Many of our chiropractic researchers are now working in traditional university settings, generally in biomechanical, physiotherapy and medical departments. When chiropractic researchers try to “fit in” and gain acceptance at the universities, they had to adjust to better fit with medicine and physiotherapy. Using common words and presenting arguments and issues in a way more familiar to these other colleagues has forced our researchers away from traditional chiropractic words and principles. This helps the researchers as they work on joint projects and try to gain recognition, grants and to be published. An aligned philosophy with medicine and physiotherapy helps the chiropractic researchers to get along better with other disciplines and researchers at universities and helps them better explain what chiropractors do. It is useful for the researchers, but not necessarily for the chiropractic profession. For the chiropractic profession, the loss of our lexicon and philosophical position weakens our uniqueness and our ability to stand as a distinct profession.
Dr. Greg Kawchuk was chosen to present on Canadian Chiropractic Research at the Canadian Leadership Summit sponsored by the CCA in 2015. He stated we have limited people and limited funding for chiropractic research and we had to be selective with the research we do. He noted mechanistic-based chiropractic is the priority because it will help us gain acceptance and credibility.
The lack of vitalistic-based research is held up as “proof” that traditional vitalistic chiropractic is “not scientific” and should not be utilized. However, this is a circular argument; they choose the research, focus their research in one direction, and then state this direction is correct because it has more research. Lack of research does not mean the philosophy is not credible; it means the investigation has not yet been done! Philosophy is a guiding principle, or a lens through which one views the world. It is not scientific or unscientific, but like other philosophical positions, it has or does not have science backing its tenants.
In university settings, traditional chiropractic philosophy and words are generally not used, and or understood, so the researchers have changed their vocabulary and philosophy to fit in.
This is a relatively small group, mainly made up of non-practicing chiropractors (researchers and educators) pushing to redefine chiropractic and change the scope of the profession so that it is only based on the current science available at this time. They use the term “evidence-based care,” but this group is only in support of care proven by randomized control trial (RCT) studies. RCT studies are only one part of evidence-based care, and this focus excludes a large amount of care currently covered under the scope of chiropractors in Canada. This has power because they have a following of chiropractors that are in awe of them and their academic positions and credentials. They are pushing the profession and schools to move away from traditional specific chiropractic techniques and more to general manipulation techniques, exercise, and other modalities.
Tail wagging the dog
We now enter a scenario where we have trained and hired chiropractic researchers, but we have not adequately funded them. In turn, they have been left to survive in mainstream academic settings. To compete in this field, work collaboratively, gain grants and publish, they have morphed what they do, and adopted a more medical view of physiology and what a chiropractor can, does, and does not do. There are now few chiropractic researchers in Canada that research traditional chiropractic. The focus of the research, for the most part, is biomechanics, pain and epidemiology. In turn, the main questions that come from practicing chiropractors are ignored. Why do miracles happen in chiropractic offices? Why is chiropractic unique and distinct from medicine and physiotherapy, and how come patients improve under our care when they have failed in the care provided by the more mainstream health professions?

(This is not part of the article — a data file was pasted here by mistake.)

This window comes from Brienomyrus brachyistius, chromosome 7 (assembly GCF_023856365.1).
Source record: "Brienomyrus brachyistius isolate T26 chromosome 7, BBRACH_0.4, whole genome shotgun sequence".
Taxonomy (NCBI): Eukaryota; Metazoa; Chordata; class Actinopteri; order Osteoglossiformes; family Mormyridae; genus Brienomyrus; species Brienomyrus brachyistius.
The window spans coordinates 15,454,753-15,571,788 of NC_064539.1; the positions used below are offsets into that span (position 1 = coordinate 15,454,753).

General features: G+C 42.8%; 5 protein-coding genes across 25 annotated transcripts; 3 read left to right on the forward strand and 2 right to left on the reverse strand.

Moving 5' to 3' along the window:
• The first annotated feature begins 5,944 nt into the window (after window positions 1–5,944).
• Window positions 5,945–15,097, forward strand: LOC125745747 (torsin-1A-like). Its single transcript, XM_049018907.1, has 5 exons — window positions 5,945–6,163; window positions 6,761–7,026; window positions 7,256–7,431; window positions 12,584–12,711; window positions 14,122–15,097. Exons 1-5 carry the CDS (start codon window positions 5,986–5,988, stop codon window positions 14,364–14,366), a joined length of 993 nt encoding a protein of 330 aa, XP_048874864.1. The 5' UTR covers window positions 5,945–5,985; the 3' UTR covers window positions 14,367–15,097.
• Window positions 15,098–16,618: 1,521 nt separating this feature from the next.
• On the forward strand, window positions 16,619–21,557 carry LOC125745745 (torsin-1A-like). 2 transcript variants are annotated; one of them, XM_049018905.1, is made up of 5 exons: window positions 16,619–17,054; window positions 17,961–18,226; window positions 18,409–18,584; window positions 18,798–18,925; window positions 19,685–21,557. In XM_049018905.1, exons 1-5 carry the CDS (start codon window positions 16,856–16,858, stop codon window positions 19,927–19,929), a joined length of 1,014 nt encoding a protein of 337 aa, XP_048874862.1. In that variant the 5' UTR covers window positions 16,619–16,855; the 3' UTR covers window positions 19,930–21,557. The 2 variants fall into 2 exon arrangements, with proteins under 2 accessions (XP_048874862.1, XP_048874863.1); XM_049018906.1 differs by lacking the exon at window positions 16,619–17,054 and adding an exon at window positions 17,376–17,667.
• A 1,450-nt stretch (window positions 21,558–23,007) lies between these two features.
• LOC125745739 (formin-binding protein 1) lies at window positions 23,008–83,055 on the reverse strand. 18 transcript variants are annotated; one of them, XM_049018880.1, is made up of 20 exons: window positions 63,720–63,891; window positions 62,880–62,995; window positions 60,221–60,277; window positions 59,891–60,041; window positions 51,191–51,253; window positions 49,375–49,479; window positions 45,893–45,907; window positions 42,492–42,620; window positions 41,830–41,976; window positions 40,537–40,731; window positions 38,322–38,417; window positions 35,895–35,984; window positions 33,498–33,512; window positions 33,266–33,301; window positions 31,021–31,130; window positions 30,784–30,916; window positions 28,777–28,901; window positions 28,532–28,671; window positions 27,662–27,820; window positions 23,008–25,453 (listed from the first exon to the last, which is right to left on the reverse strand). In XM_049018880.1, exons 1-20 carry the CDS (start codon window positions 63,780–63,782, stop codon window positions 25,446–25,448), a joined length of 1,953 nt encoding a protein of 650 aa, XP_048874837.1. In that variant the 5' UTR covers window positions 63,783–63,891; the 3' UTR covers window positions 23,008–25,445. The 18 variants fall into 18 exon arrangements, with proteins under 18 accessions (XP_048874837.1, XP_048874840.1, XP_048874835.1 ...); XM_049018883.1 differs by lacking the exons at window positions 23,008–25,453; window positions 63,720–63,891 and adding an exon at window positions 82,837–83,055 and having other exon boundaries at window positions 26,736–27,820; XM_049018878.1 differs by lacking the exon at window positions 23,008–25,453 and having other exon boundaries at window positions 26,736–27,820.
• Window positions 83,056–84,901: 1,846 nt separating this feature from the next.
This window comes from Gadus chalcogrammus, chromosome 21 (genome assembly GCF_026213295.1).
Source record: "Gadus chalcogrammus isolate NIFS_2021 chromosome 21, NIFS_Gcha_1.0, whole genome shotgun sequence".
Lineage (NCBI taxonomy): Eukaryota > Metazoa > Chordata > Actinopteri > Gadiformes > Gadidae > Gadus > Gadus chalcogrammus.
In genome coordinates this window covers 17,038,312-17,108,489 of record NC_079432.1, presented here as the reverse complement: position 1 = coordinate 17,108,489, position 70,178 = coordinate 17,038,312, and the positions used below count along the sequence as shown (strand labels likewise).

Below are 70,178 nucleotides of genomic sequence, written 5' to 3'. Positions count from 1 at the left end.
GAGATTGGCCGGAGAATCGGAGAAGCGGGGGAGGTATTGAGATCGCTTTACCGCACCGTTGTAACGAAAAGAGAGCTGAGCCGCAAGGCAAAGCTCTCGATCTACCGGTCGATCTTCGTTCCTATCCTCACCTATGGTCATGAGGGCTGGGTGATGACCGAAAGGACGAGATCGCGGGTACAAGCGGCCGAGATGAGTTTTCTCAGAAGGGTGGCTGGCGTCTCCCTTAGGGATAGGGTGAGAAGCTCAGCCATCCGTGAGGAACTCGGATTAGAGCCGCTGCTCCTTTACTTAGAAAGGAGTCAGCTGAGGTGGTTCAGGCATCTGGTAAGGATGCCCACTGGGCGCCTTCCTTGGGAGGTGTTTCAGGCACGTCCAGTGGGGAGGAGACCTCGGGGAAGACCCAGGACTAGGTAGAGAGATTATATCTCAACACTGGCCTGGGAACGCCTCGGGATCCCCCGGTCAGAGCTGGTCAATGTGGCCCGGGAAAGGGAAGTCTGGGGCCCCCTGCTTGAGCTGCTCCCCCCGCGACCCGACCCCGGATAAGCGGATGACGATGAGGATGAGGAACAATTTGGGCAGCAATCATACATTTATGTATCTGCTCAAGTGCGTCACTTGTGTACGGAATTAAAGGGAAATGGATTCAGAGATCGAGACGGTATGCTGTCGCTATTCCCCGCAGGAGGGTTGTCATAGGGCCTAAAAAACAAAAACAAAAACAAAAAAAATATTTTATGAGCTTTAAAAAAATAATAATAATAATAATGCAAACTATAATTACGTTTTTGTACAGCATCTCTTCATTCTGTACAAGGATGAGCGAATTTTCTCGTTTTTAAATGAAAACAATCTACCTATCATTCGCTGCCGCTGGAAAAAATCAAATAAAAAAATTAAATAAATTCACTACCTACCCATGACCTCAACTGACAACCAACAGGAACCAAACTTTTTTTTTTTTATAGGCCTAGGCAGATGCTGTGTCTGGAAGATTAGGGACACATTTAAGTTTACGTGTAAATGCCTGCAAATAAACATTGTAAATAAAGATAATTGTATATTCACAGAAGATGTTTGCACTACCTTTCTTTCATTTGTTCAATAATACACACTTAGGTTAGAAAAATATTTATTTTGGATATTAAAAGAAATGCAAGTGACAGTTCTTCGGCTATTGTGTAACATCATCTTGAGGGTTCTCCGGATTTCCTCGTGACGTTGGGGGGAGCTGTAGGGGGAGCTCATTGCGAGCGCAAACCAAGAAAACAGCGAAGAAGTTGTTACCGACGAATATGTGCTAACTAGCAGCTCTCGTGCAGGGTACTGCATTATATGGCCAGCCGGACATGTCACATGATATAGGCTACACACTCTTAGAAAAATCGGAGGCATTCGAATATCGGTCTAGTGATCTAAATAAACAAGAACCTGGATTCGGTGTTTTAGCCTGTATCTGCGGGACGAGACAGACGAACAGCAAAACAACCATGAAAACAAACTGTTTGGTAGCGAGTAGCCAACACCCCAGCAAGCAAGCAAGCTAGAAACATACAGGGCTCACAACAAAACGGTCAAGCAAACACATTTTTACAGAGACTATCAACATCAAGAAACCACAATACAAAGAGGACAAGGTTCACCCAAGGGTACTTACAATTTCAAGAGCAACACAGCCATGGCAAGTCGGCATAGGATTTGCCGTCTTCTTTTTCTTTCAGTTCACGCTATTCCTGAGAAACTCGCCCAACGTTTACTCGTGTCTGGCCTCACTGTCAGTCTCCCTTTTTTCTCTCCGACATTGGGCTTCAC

Why do some chiropractors continue to make claims about the remarkable healing that chiropractic can bring, and why do they insist on practicing in a vitalistic way? Is this just ignorance, charlatanism, laziness or a lack of scientific credentials, as some have claimed or it there something more? Is this a “something” that should have further scientific research? We need our chiropractic researchers to move beyond the “low hanging fruit.”
Evidence-based chiropractic does not have all the answers. The concepts of subluxation and the neurological component of chiropractic are vitalistic and are not allowed for in the mechanistic, or evidence-based views. Chiropractors in the field have seen many consistent findings that are ignored and bypassed by the researchers. These observations need scientific research to explain why they occur. We need researchers willing to research these findings and unique elements of chiropractic within health care. Some of the most current science in support of vitalistic chiropractic is now coming from humanities outside of chiropractic (from fields like physics, epigenetics, and adaptability). This is cutting-edge scientific advancement outside of chiropractic, providing necessary scientific foundations for vitalistic chiropractic thoughts.
We now have a group of chiropractic researchers in Canada who are no longer working to give scientific support to our profession. Instead, they are trying to morph the definition and scope of our job to fit their research agendas – “the tail wagging the dog.” Unfortunately, if the “evidence-based” splinter groups agenda is successful further medical standards will be forced on the profession, we will lose our unique and distinct status, and chiropractic will become an offshoot of physiotherapy.
Dr. Brad Lohrenz runs a private chiropractic practice in Halifax, N.S. He is a Canadian representative to the Board of the ICA (International Chiropractors Association) and past chair of the Nova Scotia College of Chiropractic.